THINK FEEL SAY DO
BLOG_Think Feel Say Do; vol. 2, no. 12
Recently, I was at our grandson’s Little League game. There was a high school girl’s softball game wrapping up, on the field that our guys were going to be using. While the boys warmed up with tosses and fungo, I watched the end of the girl’s game. It was amazing to see – and hear! The winning team (no wonder) was the most energetic, vocal and affirming team I had heard in a long time. They shouted encouragement non-stop for every single batter. It was fun and creative! One girl’s name was Molly. So the chant was: “come on, Molly…come on, Molly-mol….come on six (her number)…good swing, Molly-mol…” and so on. That ongoing affirmation bled over to our grandson’s game. The boys picked up the clamoring. I walked away feeling uplifted, inspired, grateful. What a cool thing to experience – all that affirmation, for all those kids – in one spot!
It’s that kind of affirmation that is critical when dealing with shame triggers. I had an example of a shame trigger a few months ago that snuck up on me. I was able to thwart its toxic effect by running through a fairly simple formula: think, feel, say, do. Then, using my “3-c’s of I’m okay” I quickly moved from shame to affirmation and engagement. Let me describe that for you.
A proximate cause triggering shame for me can be going into someone’s really nice house for the first time. It can trigger the feelings of shame, embarrassment, sadness, jealousy, etc. that I felt growing up. My house was shabby, filled with the tension of chemical, physical, sexual violence; not a place that I readily invited friends into. After years of therapy and growth, I can say that a lot of things that might trigger a sense of shame for me have dissipated. But every now and then, I’m surprised! Such was the case when going into my friend’s very nice house the first time.
I thought: they have way more money than me (note the “one down” positioning, the diminishing of myself). I felt a shortness of breath, rapid pulse in my body while also noticing that I was jealous, sad, awkward and feeling stupid. I said to myself “I don’t belong here. I’m out of my league.” I froze. Then I went through the “3-cs” – capable, competent, confident – as I rubbed my wrist and repeated “I’m okay.” I recalled that I learned how to swim and ride a bike plus several other accomplishments. I called to mind education, gifts, skills. I heard the voices of affirmation – and how significant the affirmation was that I remembered coming from Little League experiences.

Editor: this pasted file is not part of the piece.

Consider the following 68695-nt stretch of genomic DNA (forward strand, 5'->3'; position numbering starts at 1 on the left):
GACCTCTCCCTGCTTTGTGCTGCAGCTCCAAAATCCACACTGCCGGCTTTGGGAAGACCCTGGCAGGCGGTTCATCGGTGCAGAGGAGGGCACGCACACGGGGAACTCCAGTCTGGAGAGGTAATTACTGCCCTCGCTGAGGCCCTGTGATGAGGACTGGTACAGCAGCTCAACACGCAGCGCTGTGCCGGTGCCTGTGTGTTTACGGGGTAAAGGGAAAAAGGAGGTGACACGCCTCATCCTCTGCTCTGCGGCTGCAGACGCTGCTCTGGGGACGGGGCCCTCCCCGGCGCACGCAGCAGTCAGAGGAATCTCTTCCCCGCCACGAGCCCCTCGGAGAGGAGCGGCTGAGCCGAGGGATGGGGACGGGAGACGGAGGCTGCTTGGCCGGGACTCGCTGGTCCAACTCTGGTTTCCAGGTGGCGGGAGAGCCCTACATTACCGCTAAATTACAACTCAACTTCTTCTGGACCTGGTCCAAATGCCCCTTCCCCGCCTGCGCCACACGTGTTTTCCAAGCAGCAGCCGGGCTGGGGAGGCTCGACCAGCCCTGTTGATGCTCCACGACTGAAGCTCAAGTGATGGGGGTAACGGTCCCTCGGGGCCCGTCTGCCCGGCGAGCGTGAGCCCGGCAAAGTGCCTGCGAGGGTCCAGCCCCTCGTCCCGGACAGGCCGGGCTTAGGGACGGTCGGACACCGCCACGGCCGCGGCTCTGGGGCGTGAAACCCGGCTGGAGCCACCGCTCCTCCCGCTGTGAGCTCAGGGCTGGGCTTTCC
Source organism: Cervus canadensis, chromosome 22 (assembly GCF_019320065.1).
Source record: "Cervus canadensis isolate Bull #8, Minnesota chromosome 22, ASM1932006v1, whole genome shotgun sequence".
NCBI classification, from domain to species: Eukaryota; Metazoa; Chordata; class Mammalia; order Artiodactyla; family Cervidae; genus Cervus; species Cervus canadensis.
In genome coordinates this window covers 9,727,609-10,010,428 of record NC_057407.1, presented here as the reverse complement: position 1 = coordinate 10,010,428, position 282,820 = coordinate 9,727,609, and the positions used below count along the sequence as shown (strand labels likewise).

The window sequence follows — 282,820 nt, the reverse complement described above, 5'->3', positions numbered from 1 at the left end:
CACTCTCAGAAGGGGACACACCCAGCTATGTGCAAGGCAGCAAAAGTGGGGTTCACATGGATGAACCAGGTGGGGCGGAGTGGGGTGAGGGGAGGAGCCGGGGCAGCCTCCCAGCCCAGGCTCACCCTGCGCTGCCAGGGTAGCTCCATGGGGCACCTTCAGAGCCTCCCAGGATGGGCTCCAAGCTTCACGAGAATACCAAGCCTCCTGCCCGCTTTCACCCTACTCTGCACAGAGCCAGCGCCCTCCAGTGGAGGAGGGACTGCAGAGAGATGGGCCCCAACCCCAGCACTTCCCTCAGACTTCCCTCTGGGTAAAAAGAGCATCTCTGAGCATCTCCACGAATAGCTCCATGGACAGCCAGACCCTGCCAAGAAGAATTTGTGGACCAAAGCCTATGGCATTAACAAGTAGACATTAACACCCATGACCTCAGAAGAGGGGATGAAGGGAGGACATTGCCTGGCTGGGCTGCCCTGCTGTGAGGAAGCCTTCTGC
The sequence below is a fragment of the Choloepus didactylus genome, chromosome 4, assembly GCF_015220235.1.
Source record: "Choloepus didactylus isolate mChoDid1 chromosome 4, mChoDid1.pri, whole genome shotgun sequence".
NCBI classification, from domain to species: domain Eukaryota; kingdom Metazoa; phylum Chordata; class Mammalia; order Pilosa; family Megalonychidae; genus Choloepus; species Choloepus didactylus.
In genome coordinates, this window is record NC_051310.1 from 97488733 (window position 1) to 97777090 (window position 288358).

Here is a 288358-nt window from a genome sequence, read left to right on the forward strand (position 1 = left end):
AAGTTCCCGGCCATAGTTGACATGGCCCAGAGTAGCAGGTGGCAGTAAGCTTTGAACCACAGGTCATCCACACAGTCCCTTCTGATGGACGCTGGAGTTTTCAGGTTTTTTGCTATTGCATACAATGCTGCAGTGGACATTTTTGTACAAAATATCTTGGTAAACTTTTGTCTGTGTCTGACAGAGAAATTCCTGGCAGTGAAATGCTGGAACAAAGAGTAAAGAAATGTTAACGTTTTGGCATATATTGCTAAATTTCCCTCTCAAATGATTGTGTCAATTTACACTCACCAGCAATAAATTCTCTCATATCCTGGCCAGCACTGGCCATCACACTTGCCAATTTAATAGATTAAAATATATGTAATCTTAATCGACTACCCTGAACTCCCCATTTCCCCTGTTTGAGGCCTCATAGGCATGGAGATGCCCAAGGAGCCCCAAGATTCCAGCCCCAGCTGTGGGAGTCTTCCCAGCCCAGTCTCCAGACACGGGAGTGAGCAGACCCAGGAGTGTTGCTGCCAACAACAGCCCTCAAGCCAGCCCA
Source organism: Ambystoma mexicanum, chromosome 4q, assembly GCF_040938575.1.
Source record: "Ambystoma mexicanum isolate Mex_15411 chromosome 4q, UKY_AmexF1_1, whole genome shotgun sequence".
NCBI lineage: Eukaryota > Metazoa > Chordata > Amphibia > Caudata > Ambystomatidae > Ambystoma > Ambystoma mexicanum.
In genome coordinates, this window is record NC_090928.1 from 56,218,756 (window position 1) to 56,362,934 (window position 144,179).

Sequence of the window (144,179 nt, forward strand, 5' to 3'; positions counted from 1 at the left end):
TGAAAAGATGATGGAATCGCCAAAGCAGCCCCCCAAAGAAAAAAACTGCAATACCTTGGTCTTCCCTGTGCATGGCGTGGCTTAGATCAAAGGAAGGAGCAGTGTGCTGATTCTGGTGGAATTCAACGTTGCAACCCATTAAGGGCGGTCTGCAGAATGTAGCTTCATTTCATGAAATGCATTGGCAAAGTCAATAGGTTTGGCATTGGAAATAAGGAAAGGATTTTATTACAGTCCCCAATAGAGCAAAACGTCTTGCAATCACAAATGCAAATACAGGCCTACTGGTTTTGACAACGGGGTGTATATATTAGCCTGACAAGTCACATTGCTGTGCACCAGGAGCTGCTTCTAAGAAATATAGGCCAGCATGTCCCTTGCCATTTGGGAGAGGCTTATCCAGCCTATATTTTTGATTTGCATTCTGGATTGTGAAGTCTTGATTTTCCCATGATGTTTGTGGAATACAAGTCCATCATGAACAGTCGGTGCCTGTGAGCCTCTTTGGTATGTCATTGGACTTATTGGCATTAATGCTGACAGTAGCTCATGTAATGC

Going through the formula again, I thought about the fact that I was no longer that little boy. I felt the literal embrace of welcome and hospitality from my hosts. I said to myself “I have a right to be here. I’ve been invited. Thanks, Lord, for putting these people in my life.” And then I engaged in the party. It’s a responsibility of guests to help the party be a success. So, I went from shame to affirmation in less than a minute; from the time it took to hang up my coat to get over to the snack table. Simple formula: think, feel, say, do. It works. NOTE: if you can’t label a feeling, don’t worry. Just pay attention to your body. What’s happening? Shortness of breath, rapid pulse, knot in your stomach (nausea), lump in your throat (about to cry)…they are all body clues to feelings. Use the formula! And remember: you’ve got this. Atta boy. Atta girl.